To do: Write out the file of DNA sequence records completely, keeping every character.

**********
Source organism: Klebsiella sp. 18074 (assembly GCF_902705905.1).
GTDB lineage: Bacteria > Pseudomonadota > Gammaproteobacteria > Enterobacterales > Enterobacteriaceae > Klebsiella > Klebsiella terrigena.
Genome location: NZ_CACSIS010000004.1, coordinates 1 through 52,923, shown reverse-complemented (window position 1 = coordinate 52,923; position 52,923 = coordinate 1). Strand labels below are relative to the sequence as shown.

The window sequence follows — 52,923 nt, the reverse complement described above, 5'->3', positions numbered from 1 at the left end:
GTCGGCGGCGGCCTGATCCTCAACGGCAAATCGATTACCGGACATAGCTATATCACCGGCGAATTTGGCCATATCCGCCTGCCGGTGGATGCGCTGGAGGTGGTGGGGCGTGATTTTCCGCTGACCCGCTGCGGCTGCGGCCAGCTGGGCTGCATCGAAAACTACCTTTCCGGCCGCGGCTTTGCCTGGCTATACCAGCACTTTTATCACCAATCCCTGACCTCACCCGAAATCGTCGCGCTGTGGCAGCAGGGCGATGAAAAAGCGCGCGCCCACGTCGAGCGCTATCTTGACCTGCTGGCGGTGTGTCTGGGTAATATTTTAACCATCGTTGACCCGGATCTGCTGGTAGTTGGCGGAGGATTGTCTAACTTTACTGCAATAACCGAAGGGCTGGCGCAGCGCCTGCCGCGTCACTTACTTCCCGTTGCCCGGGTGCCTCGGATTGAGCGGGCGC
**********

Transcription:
Source organism: Klebsiella sp. 18074 (assembly GCF_902705905.1).
GTDB lineage: Bacteria > Pseudomonadota > Gammaproteobacteria > Enterobacterales > Enterobacteriaceae > Klebsiella > Klebsiella terrigena.
Genome location: NZ_CACSIS010000004.1, coordinates 1 through 52,923, shown reverse-complemented (window position 1 = coordinate 52,923; position 52,923 = coordinate 1). Strand labels below are relative to the sequence as shown.

The window sequence follows — 52,923 nt, the reverse complement described above, 5'->3', positions numbered from 1 at the left end:
GTCGGCGGCGGCCTGATCCTCAACGGCAAATCGATTACCGGACATAGCTATATCACCGGCGAATTTGGCCATATCCGCCTGCCGGTGGATGCGCTGGAGGTGGTGGGGCGTGATTTTCCGCTGACCCGCTGCGGCTGCGGCCAGCTGGGCTGCATCGAAAACTACCTTTCCGGCCGCGGCTTTGCCTGGCTATACCAGCACTTTTATCACCAATCCCTGACCTCACCCGAAATCGTCGCGCTGTGGCAGCAGGGCGATGAAAAAGCGCGCGCCCACGTCGAGCGCTATCTTGACCTGCTGGCGGTGTGTCTGGGTAATATTTTAACCATCGTTGACCCGGATCTGCTGGTAGTTGGCGGAGGATTGTCTAACTTTACTGCAATAACCGAAGGGCTGGCGCAGCGCCTGCCGCGTCACTTACTTCCCGTTGCCCGGGTGCCTCGGATTGAGCGGGCGC